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Wild at Heart Releases Burrowing Owls at San Bernardino NWR Headquarters
Southwest Region, May 19, 2007
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Volunteers constructing the frame work for one of the release tents.  Photo taken by Catherine Lohrengel on 5/19/2007 at San Bernardino NWR Headquarters, Cochise County, AZ.
Volunteers constructing the frame work for one of the release tents. Photo taken by Catherine Lohrengel on 5/19/2007 at San Bernardino NWR Headquarters, Cochise County, AZ. - Photo Credit: n/a
A burrowing owl poses for the camera.  Photo taken by Catherine Lohrengel on 5/19/2007 at San Bernardino NWR Headquarters, Cochise County, AZ.
A burrowing owl poses for the camera. Photo taken by Catherine Lohrengel on 5/19/2007 at San Bernardino NWR Headquarters, Cochise County, AZ. - Photo Credit: n/a
Mark Paulat, of Wild at Heart, talks to the volunteers about the owls.  Photo taken by Greg Clark from Wild at Heart on 5/19/2007 at San Bernardino NWR Headquarters, Cochise County, AZ.
Mark Paulat, of Wild at Heart, talks to the volunteers about the owls. Photo taken by Greg Clark from Wild at Heart on 5/19/2007 at San Bernardino NWR Headquarters, Cochise County, AZ. - Photo Credit: n/a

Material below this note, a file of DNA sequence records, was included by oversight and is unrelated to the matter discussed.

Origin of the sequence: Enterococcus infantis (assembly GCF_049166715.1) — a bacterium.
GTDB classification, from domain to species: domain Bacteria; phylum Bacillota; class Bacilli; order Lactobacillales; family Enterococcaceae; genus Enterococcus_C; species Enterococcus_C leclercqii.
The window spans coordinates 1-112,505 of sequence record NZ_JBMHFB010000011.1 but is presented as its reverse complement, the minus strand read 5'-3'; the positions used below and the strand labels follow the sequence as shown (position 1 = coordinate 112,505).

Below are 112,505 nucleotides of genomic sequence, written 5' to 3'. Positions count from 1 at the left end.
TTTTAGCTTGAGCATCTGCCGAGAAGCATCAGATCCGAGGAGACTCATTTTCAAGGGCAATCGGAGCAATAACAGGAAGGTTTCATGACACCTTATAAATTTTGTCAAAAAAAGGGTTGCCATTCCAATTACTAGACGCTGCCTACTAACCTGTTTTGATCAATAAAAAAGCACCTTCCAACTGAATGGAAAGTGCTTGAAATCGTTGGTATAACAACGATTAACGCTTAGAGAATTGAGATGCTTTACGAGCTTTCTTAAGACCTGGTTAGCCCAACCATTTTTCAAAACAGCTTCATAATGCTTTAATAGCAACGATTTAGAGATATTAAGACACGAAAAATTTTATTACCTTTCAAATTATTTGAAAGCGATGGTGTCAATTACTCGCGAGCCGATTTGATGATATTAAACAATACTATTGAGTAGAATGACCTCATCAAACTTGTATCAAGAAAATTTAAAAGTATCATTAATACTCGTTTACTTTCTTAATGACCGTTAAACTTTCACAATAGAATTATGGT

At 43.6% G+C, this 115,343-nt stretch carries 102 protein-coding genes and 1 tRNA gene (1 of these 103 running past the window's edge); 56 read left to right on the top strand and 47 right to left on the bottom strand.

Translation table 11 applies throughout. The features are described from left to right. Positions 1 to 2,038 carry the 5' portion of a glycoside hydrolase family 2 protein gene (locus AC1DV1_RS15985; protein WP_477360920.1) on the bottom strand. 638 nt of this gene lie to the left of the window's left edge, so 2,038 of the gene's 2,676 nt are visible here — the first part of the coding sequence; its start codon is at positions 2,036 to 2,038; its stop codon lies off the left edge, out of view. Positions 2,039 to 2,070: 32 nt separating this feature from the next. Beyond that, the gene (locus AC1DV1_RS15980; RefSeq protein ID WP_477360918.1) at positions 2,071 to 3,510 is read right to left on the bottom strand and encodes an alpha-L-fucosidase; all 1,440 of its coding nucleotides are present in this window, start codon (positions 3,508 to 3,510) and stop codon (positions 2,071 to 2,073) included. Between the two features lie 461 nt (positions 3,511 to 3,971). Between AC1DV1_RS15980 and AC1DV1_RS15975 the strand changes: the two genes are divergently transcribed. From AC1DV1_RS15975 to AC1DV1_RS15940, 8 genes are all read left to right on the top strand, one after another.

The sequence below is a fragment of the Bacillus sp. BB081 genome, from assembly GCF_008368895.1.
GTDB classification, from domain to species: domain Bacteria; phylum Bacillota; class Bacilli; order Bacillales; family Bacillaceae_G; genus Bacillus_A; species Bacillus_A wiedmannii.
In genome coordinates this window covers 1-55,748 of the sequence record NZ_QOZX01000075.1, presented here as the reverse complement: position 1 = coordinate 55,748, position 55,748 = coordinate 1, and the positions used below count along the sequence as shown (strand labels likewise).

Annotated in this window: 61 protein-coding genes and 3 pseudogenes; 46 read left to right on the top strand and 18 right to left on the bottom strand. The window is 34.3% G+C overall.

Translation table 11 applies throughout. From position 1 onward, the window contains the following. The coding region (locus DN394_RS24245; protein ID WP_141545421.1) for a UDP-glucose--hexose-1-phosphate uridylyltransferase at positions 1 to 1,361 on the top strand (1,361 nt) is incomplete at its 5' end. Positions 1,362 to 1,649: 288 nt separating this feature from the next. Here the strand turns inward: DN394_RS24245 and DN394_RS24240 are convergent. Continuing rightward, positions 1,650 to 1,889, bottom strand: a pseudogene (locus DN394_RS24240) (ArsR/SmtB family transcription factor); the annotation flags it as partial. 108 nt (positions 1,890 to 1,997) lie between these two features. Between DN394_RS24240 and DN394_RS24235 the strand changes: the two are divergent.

Wild at Heart a raptor rescue and rehabilitation organization located in Cave Creek, Arizona has been rescuing and relocating burrowing owls from areas of development in Arizona over the past several years and after refuge staff saw an article on their work in a local paper, decided to get involved.  Greg Clark from Wild at Heart visited the refuge headquarters and determined that the giant sacaton grassland that surrounds the refuge headquarters is ideal for the owls.  On May 12 and 13 refuge staff and volunteers and people from Wild at Heart installed the first four release sites.  The release sites consist of eight release burrows and two sets of four expansion burrows.  There are three more sites planned for the headquarters, which would bring the total number of burrows to 112.  On May 19th the temporary flight pens, or tents, were constructed by refuge staff and volunteers and some of the people from Wild at Heart over two sets of the release burrows.  Once the tents were completed the owls were placed in the tents to explore their new homes.  The tents allow the owls to become accustomed to there new environment and hopefully build site fidelity.  A total of thirteen owls were released in this initial release, with more to follow this summer.  The thirteen owls might be a low estimate, though.  It is believed that three of the females that were released were carrying eggs.  Hopefully we will have several new owlets in a month when the tents come down.


Contact Info: Martin Valdez, 505-248-6599, martin_valdez@fws.gov



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